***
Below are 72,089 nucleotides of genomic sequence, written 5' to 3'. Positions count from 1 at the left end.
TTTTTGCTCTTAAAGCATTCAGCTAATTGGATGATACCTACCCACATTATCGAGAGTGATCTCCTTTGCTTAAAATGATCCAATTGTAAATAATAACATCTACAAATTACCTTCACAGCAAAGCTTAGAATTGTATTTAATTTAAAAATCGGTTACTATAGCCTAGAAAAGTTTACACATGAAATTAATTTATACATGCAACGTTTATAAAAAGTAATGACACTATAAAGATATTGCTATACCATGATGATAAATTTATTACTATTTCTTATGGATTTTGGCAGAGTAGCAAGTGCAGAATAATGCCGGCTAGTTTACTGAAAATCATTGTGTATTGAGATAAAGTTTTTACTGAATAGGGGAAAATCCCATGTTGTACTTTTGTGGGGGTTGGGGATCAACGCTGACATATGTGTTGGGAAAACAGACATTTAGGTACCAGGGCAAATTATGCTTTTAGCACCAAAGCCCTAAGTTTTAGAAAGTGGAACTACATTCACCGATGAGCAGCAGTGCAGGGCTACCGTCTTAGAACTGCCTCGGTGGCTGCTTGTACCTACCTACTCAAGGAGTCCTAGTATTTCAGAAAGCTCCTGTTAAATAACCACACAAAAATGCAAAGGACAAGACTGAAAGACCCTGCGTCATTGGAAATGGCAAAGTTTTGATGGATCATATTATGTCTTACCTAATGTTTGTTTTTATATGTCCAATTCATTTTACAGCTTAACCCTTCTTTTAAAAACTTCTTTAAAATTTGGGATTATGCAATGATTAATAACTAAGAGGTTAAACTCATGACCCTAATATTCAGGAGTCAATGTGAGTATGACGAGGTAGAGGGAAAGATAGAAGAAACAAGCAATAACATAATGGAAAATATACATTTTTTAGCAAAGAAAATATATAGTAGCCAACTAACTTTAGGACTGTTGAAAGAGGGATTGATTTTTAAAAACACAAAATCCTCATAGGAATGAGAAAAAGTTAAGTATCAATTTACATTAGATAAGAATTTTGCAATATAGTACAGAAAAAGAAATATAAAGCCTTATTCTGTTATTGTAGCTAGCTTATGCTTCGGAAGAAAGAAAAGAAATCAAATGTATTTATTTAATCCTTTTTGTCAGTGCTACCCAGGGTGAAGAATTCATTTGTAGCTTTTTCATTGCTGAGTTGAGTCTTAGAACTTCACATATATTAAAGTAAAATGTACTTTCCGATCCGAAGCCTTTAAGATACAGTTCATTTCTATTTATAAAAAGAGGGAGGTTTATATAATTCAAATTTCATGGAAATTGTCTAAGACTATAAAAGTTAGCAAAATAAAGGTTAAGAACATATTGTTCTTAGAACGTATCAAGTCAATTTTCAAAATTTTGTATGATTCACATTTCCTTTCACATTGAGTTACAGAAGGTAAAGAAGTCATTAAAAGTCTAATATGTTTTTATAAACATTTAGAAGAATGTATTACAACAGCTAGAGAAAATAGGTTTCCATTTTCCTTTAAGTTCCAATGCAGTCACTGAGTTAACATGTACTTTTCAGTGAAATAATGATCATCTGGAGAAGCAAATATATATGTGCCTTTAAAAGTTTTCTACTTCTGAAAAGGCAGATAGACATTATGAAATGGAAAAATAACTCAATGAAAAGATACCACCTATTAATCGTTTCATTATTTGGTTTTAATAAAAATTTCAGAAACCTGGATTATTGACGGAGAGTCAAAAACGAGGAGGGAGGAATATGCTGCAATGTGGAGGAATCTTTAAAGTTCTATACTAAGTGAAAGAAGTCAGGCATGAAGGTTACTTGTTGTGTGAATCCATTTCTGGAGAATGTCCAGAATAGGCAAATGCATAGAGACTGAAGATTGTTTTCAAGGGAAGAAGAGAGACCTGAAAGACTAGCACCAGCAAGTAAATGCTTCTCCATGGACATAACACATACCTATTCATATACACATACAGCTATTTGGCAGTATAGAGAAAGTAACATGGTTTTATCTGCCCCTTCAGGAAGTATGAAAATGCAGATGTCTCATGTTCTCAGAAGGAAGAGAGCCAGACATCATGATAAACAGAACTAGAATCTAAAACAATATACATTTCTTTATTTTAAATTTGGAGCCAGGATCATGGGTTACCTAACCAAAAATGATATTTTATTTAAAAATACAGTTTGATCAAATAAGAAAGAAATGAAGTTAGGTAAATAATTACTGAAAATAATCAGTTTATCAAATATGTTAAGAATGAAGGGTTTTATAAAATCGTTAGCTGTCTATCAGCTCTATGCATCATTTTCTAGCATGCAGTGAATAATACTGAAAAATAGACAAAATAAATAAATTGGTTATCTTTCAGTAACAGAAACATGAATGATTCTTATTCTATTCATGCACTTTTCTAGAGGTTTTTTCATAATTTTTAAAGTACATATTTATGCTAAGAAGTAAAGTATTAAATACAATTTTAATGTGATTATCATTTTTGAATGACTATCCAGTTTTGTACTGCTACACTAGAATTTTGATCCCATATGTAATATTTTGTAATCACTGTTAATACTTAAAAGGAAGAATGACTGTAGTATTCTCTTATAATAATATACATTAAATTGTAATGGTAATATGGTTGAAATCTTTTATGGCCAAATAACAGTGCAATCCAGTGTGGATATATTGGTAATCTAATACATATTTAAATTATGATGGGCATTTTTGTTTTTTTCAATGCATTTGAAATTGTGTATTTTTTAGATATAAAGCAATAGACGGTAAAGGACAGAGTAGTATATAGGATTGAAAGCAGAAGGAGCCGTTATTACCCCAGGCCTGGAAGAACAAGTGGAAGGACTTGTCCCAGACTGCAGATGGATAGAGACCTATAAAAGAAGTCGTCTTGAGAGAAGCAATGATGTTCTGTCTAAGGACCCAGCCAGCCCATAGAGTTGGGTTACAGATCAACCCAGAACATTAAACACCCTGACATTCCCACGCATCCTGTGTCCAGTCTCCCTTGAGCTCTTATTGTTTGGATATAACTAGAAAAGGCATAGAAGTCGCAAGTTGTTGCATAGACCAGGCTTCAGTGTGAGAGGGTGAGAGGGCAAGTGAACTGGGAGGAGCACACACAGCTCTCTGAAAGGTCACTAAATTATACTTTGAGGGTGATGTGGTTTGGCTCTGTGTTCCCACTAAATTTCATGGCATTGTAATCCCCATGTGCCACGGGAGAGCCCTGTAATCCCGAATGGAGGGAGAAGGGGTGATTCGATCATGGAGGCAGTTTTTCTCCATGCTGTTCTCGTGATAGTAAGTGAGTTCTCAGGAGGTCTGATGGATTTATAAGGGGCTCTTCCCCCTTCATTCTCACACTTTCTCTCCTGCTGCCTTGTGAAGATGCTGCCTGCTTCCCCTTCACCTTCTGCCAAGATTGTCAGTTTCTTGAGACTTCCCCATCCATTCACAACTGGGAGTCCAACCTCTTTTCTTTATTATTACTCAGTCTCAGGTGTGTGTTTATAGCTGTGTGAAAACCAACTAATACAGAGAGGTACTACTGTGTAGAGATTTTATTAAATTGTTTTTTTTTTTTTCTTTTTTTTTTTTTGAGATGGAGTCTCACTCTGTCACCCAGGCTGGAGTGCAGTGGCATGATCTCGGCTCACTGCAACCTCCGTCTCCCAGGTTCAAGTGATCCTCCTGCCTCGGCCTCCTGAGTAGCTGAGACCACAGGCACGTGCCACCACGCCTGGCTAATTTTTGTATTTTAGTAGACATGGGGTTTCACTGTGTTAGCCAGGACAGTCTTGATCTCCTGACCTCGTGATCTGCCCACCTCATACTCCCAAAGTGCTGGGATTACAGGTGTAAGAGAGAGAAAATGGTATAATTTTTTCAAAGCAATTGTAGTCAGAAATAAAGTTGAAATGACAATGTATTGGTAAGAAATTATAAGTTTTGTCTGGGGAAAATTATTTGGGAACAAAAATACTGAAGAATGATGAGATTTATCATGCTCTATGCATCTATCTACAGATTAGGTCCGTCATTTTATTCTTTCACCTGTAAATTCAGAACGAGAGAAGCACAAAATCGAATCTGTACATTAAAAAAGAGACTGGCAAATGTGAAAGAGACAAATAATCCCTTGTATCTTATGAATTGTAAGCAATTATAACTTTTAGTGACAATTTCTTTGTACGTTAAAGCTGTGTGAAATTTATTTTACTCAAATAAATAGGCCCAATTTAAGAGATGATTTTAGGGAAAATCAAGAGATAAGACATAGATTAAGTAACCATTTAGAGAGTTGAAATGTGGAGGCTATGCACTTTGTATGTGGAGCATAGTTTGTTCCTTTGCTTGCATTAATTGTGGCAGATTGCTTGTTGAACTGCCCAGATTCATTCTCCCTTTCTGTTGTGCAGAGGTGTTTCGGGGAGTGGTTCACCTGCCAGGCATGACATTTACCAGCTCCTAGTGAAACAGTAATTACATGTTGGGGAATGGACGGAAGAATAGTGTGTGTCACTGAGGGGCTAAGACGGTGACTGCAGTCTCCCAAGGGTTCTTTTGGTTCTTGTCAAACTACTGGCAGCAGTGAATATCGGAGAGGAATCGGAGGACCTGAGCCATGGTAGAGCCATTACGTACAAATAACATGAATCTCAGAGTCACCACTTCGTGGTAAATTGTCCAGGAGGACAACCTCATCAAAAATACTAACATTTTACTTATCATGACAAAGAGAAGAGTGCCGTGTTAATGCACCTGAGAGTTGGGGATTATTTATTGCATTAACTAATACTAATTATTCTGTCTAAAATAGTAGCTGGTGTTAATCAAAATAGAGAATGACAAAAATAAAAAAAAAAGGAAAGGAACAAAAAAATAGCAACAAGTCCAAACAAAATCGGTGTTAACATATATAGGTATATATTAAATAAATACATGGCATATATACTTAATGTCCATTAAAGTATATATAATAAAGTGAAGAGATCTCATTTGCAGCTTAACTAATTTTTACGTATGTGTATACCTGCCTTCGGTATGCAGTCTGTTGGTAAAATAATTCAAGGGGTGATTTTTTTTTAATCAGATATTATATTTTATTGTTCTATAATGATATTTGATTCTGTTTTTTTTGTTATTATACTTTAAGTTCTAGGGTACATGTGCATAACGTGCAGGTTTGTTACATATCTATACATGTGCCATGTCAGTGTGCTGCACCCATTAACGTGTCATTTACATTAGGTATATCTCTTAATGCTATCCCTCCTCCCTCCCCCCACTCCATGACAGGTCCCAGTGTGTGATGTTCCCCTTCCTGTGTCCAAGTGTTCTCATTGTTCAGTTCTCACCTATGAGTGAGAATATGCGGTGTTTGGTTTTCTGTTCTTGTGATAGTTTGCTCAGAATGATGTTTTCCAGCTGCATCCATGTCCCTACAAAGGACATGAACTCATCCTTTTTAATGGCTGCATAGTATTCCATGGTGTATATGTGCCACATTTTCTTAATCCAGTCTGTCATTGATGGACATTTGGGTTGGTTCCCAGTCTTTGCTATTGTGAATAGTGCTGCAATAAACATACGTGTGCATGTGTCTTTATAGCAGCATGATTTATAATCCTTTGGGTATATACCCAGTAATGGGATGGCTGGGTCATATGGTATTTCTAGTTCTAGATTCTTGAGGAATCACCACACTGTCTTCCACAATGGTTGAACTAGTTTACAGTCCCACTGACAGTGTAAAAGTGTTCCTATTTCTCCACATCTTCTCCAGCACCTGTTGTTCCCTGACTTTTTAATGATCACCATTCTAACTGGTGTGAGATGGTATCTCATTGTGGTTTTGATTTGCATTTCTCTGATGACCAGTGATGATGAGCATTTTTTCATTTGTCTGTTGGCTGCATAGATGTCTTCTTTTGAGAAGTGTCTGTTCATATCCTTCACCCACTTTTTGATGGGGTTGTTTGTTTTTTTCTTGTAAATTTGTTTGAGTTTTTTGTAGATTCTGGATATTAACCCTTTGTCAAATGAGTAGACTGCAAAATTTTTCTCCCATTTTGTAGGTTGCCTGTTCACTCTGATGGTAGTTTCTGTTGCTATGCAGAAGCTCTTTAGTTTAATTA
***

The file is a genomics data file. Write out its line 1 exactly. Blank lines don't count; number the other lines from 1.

Below are 72,089 nucleotides of genomic sequence, written 5' to 3'. Positions count from 1 at the left end.